The other side of it says: yes, they’re wedded to a model of the world created when there were fixed exchange rates, so that when it went flexible they didn’t know what their mission was supposed to be. They are an institution that seems to believe in market fundamentalism but yet exists because of market failures – an internal contradiction that they’ve never come to terms with. An intellectually incoherent institution where it says ‘we believe in markets’ but what are they doing? Intervening in exchange-rate markets all the time. Bailing out Western creditors.
In one of my chapters of my book I talk about the deep-seated intellectual contradictions which they have never recognized. They say there’s contagion – contagion is another word for externality, it’s like a disease, but then they don’t do anything about the disease, just build a bigger hospital, give them more bailouts. Really striking, the intellectual incoherence. So that kind of view says this is going to be a really difficult institution to reform. Because they don’t even recognize their own intellectual bankruptcy.
The only thing that worries me is that if you were to recreate it again you would have the finance ministers and the central bank governors going to a meeting, winding up probably with the same mistakes, and maybe it is easier to correct the mistakes of the existing institution – partly because the history is so bad that we can see what’s going wrong. And we may actually be able to get more reform because of the history, bad as it’s been, than we might be able to get with a new institution. I think it’s an open question.
But you think the pressure exerted by the global justice movement post-Seattle is better directed towards reform than towards sweeping the whole thing away?
I think there’s a real need for an institution. We wind up creating a new institution and it would likely have many of the same faults and it would just take us longer to figure them out. One of the things I try to raise in my new book is that with the end of the Cold War there was the opportunity for the United States to try to create a new global economic order based on social justice. The United States decided to use its position as sole superpower to push for a new economic order based on its parochial commercial and financial interest. You saw that most strongly in the Uruguay Round but you also saw it in the way it managed the global financial crises.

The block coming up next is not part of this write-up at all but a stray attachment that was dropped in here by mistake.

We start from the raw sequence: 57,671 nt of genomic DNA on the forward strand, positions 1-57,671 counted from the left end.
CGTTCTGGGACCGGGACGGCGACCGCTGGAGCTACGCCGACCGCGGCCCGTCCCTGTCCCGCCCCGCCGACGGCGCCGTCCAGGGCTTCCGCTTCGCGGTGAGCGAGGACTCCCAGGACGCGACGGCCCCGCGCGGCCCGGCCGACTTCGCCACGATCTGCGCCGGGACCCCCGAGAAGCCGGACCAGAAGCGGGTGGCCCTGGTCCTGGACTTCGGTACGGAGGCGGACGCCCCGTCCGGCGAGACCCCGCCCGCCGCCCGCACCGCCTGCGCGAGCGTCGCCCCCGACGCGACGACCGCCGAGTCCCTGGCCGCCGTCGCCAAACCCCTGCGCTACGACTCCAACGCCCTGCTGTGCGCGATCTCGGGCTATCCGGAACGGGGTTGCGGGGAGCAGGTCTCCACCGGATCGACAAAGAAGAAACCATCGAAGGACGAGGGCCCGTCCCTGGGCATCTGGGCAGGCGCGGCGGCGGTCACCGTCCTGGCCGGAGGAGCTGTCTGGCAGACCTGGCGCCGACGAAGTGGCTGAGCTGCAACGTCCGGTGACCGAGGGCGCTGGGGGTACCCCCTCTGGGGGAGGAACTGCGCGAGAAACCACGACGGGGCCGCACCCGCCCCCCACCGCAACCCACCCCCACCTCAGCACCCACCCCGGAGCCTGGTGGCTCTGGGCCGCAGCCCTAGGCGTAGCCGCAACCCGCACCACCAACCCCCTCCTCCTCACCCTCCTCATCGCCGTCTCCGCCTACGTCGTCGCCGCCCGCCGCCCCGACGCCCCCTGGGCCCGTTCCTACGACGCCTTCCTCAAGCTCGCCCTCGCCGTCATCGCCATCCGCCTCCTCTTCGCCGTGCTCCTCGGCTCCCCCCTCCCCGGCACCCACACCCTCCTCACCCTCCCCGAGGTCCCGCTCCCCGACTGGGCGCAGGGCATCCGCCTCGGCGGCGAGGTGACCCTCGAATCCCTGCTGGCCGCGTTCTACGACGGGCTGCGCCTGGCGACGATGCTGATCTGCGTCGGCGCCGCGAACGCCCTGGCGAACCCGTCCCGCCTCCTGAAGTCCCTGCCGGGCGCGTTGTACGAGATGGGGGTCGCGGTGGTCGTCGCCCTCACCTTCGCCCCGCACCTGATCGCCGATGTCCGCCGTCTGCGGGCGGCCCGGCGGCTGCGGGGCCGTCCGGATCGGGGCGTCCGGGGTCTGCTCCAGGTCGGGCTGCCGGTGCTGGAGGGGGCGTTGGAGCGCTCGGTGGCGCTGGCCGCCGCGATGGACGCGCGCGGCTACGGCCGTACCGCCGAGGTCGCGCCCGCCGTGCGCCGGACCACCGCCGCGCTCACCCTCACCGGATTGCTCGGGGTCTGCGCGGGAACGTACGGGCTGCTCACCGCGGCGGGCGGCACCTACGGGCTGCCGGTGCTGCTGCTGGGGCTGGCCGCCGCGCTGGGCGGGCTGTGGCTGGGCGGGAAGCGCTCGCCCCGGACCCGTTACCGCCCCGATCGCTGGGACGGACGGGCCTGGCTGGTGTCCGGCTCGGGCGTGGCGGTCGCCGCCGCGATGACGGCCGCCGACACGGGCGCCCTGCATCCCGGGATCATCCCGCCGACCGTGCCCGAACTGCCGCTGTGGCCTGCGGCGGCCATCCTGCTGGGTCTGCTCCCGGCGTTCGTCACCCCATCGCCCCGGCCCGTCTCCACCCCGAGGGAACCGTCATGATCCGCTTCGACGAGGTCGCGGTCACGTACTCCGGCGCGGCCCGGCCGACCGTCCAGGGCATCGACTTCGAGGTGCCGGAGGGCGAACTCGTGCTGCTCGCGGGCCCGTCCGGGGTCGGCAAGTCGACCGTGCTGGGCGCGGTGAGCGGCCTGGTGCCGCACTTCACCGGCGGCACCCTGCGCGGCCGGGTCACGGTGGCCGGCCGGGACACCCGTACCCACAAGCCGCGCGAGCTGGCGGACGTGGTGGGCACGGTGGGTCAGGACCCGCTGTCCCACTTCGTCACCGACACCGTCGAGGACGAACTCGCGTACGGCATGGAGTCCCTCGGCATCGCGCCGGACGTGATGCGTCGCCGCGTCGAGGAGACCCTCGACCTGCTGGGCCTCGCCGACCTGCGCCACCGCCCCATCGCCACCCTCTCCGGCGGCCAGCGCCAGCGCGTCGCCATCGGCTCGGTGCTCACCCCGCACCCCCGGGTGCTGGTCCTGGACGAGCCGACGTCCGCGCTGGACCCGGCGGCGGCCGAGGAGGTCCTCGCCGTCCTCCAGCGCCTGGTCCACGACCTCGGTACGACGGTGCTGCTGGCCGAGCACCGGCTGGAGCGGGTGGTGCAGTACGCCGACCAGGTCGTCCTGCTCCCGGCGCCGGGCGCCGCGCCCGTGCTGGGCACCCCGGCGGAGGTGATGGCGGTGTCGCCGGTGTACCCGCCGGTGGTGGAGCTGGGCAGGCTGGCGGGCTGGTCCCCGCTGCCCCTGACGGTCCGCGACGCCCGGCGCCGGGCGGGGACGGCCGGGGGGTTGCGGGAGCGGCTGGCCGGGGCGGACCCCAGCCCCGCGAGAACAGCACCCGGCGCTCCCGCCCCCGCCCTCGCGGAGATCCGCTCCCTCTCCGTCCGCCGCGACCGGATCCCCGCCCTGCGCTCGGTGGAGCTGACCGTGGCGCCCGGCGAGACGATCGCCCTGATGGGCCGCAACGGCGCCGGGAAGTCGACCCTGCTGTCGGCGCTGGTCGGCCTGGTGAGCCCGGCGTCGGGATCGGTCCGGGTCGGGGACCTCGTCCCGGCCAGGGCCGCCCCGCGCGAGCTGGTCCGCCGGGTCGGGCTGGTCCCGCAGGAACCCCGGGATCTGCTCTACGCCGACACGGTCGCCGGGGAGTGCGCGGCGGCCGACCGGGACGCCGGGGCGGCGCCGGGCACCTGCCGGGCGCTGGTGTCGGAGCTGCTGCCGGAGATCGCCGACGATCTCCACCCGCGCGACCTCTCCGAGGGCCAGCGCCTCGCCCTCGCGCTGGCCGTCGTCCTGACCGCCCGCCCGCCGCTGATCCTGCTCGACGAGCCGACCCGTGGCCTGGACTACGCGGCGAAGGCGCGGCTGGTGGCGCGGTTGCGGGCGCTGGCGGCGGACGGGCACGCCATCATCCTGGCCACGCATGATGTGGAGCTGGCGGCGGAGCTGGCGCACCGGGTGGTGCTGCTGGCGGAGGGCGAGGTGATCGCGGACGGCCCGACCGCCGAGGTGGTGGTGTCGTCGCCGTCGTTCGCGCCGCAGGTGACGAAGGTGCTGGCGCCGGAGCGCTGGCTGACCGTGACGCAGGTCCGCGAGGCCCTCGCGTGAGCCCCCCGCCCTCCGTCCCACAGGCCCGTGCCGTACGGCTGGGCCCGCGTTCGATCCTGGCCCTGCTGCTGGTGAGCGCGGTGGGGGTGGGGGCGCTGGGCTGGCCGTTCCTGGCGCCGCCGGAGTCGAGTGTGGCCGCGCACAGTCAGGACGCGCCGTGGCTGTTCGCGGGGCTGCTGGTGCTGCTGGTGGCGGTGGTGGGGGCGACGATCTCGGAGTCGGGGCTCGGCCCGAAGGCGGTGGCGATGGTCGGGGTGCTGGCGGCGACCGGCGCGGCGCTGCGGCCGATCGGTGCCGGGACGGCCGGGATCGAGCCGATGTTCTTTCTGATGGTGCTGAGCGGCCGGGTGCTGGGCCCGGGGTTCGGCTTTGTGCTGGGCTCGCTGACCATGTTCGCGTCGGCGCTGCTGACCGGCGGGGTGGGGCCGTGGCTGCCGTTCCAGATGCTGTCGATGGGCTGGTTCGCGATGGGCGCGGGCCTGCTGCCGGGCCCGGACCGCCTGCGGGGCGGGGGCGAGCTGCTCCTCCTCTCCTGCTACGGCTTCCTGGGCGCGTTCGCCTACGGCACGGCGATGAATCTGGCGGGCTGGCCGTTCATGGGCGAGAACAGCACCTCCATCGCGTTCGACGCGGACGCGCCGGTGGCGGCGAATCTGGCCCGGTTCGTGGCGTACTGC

I think one of the things that’s come out of the Iraq war is that around the world, if not in the United States, there is much greater awareness of the need for multilateralism, of the dangers of unilateralism. Even in the United States that’s true – not among everybody but there are increasing sentiments that something went wrong. Not within the Bush Administration but within the people. I think that provides an opportunity to try to create a more balanced multilateral framework. And trying to diagnose what went wrong with the IMF could help us do that.